FIE’s successful complaint to the UN Implementation Committee of the Espoo Convention on Environmental Impact Assessment in a Transboundary Context [ESPOO] in March 2013 that we in Ireland had been deprived of our right to be consulted by the UK before constructing the first of a new series of nuclear power plants continues to play out across Europe.
Ireland’s position is that since the United Kingdom had concluded that ‘the likely impacts determined through a thorough EIA do not extend beyond the county of Somerset and the Severn Estuary’, the activity was not likely to give rise to a significant adverse transboundary impacts and the requirements under the Convention regarding notification to other States did not arise.
As an Austrian study submitted to the Committee stated, however, ‘A conservative worst case release scenario should have been included in the EIA. A source term, for example for an early containment failure or containment bypass scenario, should have been analyzed as part of the EIA – in particular because of its relevance for impacts at greater distances.’
As a result of the complaint, work may now have to be halted at the Hinkley C power plant construction site to allow for consultation.
Almost a year after FIE began to investigate the felling of protected trees during the bird nesting season at Ireland’s largest private estate, the Minister for Agriculture has confirmed the felling of at least 9 specimen oak trees between 60 and 80 years old – with some even older – even though the Department had tried to specifically protect them with a cover letter to the licence. The cover letter proved invalid and while procedures have been changed, there is no way to enforce existing licences with these kinds of conditions. Even worse, when Minister for Heritage Heather Humphries had a report prepared by her Parks and Wildlife Service confirming the felling in response to a Parliamentary Question from James Bannon about the felling in December 2015, she told neither the Guards nor the Forest Service – nor did she ever answer the Deputy as promised. As a result, no prosecution can be undertaken of Lady Georgiana Forbes because of the passage of time.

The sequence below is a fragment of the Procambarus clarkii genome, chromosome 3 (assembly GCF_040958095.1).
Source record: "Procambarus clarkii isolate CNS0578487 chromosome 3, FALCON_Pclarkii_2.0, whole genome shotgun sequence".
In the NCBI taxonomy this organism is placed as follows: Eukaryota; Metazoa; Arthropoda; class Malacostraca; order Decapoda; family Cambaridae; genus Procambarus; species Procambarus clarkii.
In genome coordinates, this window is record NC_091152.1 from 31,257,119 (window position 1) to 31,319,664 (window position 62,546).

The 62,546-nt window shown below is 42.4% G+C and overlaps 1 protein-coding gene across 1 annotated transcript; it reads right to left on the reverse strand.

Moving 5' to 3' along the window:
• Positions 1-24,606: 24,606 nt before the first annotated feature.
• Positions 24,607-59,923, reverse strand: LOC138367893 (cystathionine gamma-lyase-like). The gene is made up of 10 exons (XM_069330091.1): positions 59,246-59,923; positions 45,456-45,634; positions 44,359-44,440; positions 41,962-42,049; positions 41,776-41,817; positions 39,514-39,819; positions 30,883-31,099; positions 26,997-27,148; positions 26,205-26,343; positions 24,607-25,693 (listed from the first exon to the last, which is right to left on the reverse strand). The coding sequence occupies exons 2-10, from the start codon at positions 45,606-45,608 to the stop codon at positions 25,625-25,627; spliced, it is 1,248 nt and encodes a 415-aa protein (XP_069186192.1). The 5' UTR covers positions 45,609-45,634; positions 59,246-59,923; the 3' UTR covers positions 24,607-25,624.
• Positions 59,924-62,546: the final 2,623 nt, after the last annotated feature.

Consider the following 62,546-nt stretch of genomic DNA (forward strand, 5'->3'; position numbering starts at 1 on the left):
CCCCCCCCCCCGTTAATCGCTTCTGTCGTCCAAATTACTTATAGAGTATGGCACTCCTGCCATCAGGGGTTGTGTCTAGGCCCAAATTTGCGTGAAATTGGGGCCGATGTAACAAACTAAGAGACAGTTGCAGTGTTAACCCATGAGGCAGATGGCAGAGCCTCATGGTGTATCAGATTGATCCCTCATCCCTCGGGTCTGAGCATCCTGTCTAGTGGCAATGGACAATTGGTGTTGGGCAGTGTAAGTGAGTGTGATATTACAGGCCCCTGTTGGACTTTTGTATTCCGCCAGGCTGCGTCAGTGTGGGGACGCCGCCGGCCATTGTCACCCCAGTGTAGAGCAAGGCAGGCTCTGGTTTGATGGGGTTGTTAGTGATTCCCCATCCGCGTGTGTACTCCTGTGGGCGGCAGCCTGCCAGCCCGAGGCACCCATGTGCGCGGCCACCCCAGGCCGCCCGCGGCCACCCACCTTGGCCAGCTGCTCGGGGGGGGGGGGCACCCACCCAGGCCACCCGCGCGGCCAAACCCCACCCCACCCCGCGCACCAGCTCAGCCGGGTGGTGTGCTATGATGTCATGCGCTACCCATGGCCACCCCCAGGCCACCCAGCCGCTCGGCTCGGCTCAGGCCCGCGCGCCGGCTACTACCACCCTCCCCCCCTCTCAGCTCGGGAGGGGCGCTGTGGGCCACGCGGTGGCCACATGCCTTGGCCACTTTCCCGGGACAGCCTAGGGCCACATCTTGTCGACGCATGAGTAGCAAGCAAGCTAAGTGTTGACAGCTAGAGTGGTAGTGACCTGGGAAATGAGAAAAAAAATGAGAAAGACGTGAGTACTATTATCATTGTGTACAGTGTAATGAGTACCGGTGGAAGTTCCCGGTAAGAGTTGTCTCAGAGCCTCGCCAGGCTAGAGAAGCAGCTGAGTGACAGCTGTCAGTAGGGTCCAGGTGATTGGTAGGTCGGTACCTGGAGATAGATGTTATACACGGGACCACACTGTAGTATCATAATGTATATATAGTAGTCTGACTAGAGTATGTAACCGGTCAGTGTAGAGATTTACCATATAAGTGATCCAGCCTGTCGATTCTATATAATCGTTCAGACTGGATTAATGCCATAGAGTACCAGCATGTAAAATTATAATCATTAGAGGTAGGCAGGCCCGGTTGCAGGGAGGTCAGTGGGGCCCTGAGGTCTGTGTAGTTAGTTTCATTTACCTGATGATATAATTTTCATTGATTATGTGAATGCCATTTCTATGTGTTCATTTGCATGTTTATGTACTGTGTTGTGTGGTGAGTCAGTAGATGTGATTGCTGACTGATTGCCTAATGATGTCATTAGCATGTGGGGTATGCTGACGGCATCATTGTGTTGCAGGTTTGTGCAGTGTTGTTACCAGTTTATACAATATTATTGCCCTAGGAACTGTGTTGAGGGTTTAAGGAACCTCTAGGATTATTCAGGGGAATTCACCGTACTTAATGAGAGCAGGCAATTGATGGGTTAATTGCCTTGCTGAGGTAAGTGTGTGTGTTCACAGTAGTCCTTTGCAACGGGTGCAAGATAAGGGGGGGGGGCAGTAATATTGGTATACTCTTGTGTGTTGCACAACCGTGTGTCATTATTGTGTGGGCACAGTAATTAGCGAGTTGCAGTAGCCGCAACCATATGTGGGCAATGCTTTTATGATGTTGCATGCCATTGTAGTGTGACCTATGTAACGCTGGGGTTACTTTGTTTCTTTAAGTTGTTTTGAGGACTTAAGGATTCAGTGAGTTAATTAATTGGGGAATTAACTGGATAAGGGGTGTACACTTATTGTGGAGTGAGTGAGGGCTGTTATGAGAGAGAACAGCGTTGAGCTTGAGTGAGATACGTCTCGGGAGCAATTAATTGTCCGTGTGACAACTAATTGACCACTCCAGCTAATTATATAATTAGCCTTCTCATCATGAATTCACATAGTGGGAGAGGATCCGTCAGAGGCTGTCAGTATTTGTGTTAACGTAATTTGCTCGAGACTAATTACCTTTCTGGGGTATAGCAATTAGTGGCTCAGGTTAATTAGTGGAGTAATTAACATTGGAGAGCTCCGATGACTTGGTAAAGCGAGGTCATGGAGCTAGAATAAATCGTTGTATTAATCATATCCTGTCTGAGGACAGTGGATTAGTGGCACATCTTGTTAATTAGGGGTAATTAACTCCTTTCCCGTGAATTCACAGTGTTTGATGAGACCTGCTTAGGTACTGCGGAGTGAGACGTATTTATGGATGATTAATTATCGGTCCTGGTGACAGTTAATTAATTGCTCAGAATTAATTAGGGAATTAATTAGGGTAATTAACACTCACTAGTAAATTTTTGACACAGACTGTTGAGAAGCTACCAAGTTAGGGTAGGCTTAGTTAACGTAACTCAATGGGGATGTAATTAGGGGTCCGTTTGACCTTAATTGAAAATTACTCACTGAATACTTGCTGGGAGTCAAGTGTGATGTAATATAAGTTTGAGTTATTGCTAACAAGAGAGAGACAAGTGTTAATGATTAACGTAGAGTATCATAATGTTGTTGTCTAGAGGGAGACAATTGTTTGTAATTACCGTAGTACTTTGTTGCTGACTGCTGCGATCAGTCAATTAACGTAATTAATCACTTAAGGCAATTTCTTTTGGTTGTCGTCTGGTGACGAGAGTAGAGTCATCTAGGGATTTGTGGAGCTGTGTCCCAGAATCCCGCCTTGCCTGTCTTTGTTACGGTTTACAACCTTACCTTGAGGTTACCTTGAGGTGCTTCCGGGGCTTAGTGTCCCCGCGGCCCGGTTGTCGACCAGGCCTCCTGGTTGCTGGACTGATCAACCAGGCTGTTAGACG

Bord na Mona, the semi-state turf development board, has ignored a recent High Court decision by applying for a horticultural processing facility without assessing the impact on the bogs supplying the peat.
The application is for a horticultural processing facility on a 2.7-hectare site near Naas in County Kildare, a joint venture with the Dutch company Legro. Legro is one of largest producers of casing soil for mushroom cultivation with clients all around the world, according to the application.
The High Court recently ruled in relation to Edenderry Power Plant that the source of the plant’s fuel must be considered as part of the application for the continuation of the plant but this decision has been ignored by the company in its current application.
While Bord na Mona has committed to phasing out the exploitation of bogs for power plants, it shows no sign of any social responsibility when it comes to its’ horticultural division.
FIEs presentation at the Salmon Watch Ireland Conference addressed the enormous scope of the environmental impact of salmon farming on eco systems as far away as the Antarctic, outlining how the use of the English language has been twisted to allow the Aquaculture Stewardship Council to certify that farmed salmon receiving food that is composed entirely of fish can claim that in fact the food has no fish in it, how chemicals designed to kill parasites are in fact medicines and so need little environmental assessment, and how the Department of Marine ignored appeals from Donegal County Council to control overstocking at Marine Harvests Lough Alton smoult site and instead gave permission for the overstocking – without any assessment of the impact. And how the biggest environmental impact may be the loss of credibility for the word ‘organic’.
Four international experts have written to the Clare Champion newspaper publicly calling on Clare County Council to be ‘diligent’ as the beach at Donald Trump’s Doonbeg golf course is ‘still under threat’ from revised proposals.
The authors of ‘The World’s Beaches, A Global Guide to the Science of the Shoreline’, say that ‘We believe that the public may not be aware that, in effect, the proposed work at Doonbeg Golf course project hasn’t really changed and still involves emplacement of beach-destroying seawalls.’
Instead of the walls, the authors recommend that ‘the currently affected holes can be located further from the shoreline if the need arises (most likely at less cost than constructing/maintaining walls). This approach will preserve the beach for future generations, maintain the recreational course, and set a good example for future Irish coastal management in this time of rapidly rising sea levels.’
#NatureTrumpsWalls is calling on supporters asking them to support their objection to the Council and have set up a website for this mass action at http://www.savethewaves.org/objection/.